Affected by degree of compaction, moisture content, and soil
type.
• Moisture content:
Affects subgrade properties like load bearing capacity,
shrinkage and swelling.
Influenced by drainage, groundwater table elevation,
infiltration, or pavement porosity (which can be assisted by
cracks in the pavement).
• Shrinkage and/or swelling:
Shrinkage, swelling and frost heave will tend to deform and
crack any pavement type constructed over them.
Subgrade Soil Strength
Assessed in terms of CBR of subgrade soil for
most critical moisture conditions.

• Soil type
• Moisture Content
• Dry Density
• Internal Structure of the soil
• Type and Mode of Stress Application
Sub-Base and Base Course
• It is made of broken stones bound or unbound aggregate.
• Sometimes even granular soil is used in sub-base.
• It is desirable to use smaller sized graded aggregates or soil
aggregate mix for proper interlocking and resistance to sink
when wet.

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Functions of Sub-Base Layer
• To provide additional help to the base and surface courses in
distributing the loads
• To prevent intrusion of fine grained subgrade soil into base
course
• To minimize the damaging effect of frost action
• To facilitate the drainage of free water that might get
accumulated under the pavement
• If the base course is open graded, then the sub-base course
with more fines can serve as a filler between sub-grade and
the base course.
• A sub-base course is not always needed or used. For example,
a pavement constructed over a high quality, stiff sub-grade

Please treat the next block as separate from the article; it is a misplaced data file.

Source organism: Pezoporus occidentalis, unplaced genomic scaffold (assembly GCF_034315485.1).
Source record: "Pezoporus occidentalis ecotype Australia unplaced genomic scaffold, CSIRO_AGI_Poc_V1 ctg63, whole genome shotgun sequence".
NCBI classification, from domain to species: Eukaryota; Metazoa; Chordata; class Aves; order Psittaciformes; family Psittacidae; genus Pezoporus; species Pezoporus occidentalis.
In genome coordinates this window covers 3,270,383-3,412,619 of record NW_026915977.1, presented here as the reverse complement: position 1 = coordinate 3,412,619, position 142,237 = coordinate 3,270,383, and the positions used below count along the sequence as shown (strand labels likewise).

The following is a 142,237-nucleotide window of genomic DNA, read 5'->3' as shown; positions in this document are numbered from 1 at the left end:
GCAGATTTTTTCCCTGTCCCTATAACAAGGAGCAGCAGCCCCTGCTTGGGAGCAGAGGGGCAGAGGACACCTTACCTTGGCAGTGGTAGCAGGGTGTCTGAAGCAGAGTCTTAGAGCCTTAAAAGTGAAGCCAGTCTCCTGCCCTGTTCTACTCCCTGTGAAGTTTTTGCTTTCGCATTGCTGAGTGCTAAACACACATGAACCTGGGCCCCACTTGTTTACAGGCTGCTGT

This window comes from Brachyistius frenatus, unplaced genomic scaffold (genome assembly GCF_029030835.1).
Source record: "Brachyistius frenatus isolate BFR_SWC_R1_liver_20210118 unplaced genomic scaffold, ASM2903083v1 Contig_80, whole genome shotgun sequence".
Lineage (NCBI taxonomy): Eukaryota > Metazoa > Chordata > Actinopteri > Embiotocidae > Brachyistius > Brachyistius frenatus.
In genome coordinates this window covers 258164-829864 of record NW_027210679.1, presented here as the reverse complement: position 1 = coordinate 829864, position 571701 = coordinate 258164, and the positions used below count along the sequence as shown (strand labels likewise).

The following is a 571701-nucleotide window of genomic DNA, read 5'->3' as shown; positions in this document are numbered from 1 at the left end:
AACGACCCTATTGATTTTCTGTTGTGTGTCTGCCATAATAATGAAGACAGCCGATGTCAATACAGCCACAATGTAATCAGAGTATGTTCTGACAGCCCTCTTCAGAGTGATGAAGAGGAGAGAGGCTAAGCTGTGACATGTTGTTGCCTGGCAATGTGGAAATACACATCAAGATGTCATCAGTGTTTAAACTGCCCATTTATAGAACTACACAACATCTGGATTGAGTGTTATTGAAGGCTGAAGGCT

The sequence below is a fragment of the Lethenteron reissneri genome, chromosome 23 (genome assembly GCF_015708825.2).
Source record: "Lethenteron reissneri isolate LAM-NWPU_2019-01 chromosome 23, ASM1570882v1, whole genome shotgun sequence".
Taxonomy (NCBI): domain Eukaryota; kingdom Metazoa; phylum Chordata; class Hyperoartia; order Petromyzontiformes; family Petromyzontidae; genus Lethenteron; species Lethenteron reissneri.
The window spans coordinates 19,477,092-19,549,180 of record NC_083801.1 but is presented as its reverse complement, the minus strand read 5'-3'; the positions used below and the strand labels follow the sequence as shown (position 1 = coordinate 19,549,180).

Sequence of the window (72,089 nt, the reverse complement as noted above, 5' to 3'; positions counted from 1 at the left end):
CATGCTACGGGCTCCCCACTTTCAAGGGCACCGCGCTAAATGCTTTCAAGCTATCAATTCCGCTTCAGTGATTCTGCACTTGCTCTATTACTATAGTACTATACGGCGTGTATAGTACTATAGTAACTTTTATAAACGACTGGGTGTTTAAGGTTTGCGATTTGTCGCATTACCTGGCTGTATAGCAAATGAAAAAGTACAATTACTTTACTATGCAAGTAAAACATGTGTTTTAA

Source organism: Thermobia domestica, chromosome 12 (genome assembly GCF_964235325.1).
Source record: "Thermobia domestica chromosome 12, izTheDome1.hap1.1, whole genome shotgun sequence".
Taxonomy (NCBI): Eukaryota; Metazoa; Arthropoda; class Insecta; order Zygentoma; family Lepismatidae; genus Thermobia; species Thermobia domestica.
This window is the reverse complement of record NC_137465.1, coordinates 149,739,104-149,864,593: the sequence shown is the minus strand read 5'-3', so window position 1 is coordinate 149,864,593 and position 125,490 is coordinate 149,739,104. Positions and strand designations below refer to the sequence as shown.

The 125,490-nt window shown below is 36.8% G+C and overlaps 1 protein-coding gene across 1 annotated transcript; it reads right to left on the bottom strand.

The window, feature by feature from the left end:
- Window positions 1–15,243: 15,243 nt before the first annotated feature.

may not need the additional features offered by a sub-base
course. In such situations, sub-base course may not be
provided. 36
Functions of Base Course
• To act as a structural portion of pavement and thus distribute
loads
• To prevent intrusion of subgrade soils into pavement (When
constructed directly over subgrade without a sub-base)

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Surface Course
• The surface course is the layer in contact with traffic loads and
normally contains the highest quality materials. It provides
characteristics such as friction, smoothness, noise control, rut and
shoving resistance and drainage.
• In addition, it serves to prevent the entrance of excessive quantities
of surface water into the underlying base, sub-base and sub-grade.
This top structural layer of material is sometimes subdivided into two
layers.

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Wearing Course
• This is the layer in direct contact with traffic loads. It
is meant to take the brunt of traffic wear and can be
removed and replaced as it becomes worn. A
properly designed (and funded) preservation
program should be able to identify pavement surface
distress while it is still confined to the wearing
course. This way, the wearing course can be
rehabilitated before distress propagates into the
underlying intermediate/blinder course

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Wearing Course
• Its purpose is to give a smooth riding surface that is dense

• Resists the pressure exerted by tyres and takes up wear and


tear due to traffic

• Acts as a water tight layer against surface water infiltration

• In flexible pavement – bituminous surfacing is used

• In Rigid pavement cement concrete slab acts like both, base